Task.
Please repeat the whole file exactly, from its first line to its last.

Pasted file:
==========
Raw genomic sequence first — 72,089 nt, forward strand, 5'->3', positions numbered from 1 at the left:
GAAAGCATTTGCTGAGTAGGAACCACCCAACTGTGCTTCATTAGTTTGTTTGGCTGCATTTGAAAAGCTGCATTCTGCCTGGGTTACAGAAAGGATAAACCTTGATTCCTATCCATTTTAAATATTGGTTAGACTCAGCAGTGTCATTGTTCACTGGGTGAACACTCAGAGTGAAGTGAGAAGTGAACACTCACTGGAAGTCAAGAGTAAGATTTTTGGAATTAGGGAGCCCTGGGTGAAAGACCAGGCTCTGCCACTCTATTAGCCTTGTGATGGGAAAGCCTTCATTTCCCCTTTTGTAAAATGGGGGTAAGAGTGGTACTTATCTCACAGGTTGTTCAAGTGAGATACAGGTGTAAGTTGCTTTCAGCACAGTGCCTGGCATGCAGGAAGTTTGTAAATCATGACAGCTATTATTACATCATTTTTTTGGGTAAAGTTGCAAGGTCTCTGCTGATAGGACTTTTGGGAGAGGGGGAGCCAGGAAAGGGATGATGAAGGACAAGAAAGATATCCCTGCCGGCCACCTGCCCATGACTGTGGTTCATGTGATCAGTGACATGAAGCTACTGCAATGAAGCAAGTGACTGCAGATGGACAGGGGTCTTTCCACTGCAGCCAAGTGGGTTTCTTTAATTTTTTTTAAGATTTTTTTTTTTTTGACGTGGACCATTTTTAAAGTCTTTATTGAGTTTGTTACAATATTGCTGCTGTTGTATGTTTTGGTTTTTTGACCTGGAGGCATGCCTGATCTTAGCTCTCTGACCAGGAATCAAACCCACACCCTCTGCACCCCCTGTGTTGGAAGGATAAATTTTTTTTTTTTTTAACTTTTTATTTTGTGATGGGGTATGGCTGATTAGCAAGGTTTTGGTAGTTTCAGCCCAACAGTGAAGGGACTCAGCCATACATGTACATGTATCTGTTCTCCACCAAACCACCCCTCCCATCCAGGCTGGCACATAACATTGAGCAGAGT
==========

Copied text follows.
Raw genomic sequence first — 72,089 nt, forward strand, 5'->3', positions numbered from 1 at the left:
GAAAGCATTTGCTGAGTAGGAACCACCCAACTGTGCTTCATTAGTTTGTTTGGCTGCATTTGAAAAGCTGCATTCTGCCTGGGTTACAGAAAGGATAAACCTTGATTCCTATCCATTTTAAATATTGGTTAGACTCAGCAGTGTCATTGTTCACTGGGTGAACACTCAGAGTGAAGTGAGAAGTGAACACTCACTGGAAGTCAAGAGTAAGATTTTTGGAATTAGGGAGCCCTGGGTGAAAGACCAGGCTCTGCCACTCTATTAGCCTTGTGATGGGAAAGCCTTCATTTCCCCTTTTGTAAAATGGGGGTAAGAGTGGTACTTATCTCACAGGTTGTTCAAGTGAGATACAGGTGTAAGTTGCTTTCAGCACAGTGCCTGGCATGCAGGAAGTTTGTAAATCATGACAGCTATTATTACATCATTTTTTTGGGTAAAGTTGCAAGGTCTCTGCTGATAGGACTTTTGGGAGAGGGGGAGCCAGGAAAGGGATGATGAAGGACAAGAAAGATATCCCTGCCGGCCACCTGCCCATGACTGTGGTTCATGTGATCAGTGACATGAAGCTACTGCAATGAAGCAAGTGACTGCAGATGGACAGGGGTCTTTCCACTGCAGCCAAGTGGGTTTCTTTAATTTTTTTTAAGATTTTTTTTTTTTTGACGTGGACCATTTTTAAAGTCTTTATTGAGTTTGTTACAATATTGCTGCTGTTGTATGTTTTGGTTTTTTGACCTGGAGGCATGCCTGATCTTAGCTCTCTGACCAGGAATCAAACCCACACCCTCTGCACCCCCTGTGTTGGAAGGATAAATTTTTTTTTTTTTTAACTTTTTATTTTGTGATGGGGTATGGCTGATTAGCAAGGTTTTGGTAGTTTCAGCCCAACAGTGAAGGGACTCAGCCATACATGTACATGTATCTGTTCTCCACCAAACCACCCCTCCCATCCAGGCTGGCACATAACATTGAGCAGAGT